Impact of Integrated Management of Childhood Illness on inequalities in child health in rural Tanzania
HEALTH POLICY AND PLANNING
Universidade Federal de Pelotas, University of Basel, University of London, Ifakara Hlth Res & Dev Ctr, London School of Hygiene & Tropical Medicine, Swiss Tropical & Public Health Institute, Swiss Trop Inst, Tanzania Essential Hlth Intervent Project
We examined the impact of the Integrated Management of Childhood Illness (IMCI) strategy on the equality of health outcomes and access across socioeconomic gradients in rural Tanzania, by comparing changes in inequities between 1999 and 2002 in two districts with IMCI (Morogoro Rural and Rufiji) and two without (Kilombero and Ulanga).
Equity differentials for six child health indicators (underweight, stunting, measles immunization, access to treated and untreated nets, treatment of fever with antimalarial) improved significantly in IMCI districts compared with comparison districts (p < 0.05), while four indicators (wasting, DPT coverage, caretakers' knowledge of danger signs and appropriate careseeking) improved significantly in comparison districts compared with IMCI districts (p < 0.05). The largest improvements were observed for stunting among children between 24-59 months of age. The concentration index improved from -0.102 in 1999 to -0.032 in 2002 for IMCI, while it remained almost unchanged -0.122 to -0.133 in comparison districts. IMCI was associated with improved equity for measles vaccine coverage, whereas the opposite was observed for DPT antigens.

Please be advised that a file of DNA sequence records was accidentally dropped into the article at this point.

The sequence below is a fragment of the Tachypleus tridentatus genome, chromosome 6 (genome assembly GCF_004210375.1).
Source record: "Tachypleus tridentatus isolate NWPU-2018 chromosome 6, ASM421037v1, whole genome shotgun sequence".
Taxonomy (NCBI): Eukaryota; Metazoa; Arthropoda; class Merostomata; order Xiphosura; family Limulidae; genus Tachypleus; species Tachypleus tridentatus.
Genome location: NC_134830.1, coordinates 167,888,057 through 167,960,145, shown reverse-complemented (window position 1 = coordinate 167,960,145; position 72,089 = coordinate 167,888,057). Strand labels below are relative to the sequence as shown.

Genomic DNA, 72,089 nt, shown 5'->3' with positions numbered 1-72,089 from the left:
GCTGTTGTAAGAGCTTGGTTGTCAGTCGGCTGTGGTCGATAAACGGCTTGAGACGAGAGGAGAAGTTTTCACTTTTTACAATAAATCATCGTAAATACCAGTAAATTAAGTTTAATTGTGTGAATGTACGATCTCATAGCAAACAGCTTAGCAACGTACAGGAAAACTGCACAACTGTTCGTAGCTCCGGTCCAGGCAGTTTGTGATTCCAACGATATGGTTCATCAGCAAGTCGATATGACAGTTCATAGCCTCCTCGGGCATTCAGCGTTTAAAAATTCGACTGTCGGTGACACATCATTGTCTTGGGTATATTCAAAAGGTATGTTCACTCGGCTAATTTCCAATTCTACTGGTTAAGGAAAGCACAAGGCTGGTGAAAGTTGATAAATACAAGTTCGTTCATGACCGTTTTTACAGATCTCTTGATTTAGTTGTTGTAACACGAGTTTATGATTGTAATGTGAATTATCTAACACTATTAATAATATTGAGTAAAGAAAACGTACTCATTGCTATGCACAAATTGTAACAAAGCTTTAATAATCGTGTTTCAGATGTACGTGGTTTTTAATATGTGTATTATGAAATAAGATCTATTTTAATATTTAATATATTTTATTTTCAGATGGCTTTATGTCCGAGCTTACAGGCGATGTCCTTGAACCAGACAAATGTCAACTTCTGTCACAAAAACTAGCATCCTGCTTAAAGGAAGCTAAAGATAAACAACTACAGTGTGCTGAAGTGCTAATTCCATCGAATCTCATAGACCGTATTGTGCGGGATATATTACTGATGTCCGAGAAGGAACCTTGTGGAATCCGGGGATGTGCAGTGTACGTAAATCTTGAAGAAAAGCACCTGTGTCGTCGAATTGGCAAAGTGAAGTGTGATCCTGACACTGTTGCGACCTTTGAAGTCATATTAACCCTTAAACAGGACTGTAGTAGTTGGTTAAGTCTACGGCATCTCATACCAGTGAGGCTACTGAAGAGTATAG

This study has shown how equity assessments can be incorporated in impact evaluation at relatively little additional cost, and how this may point to specific interventions that need to be reinforced. The introduction of IMCI led to improvements in child health that did not occur at the expense of equity.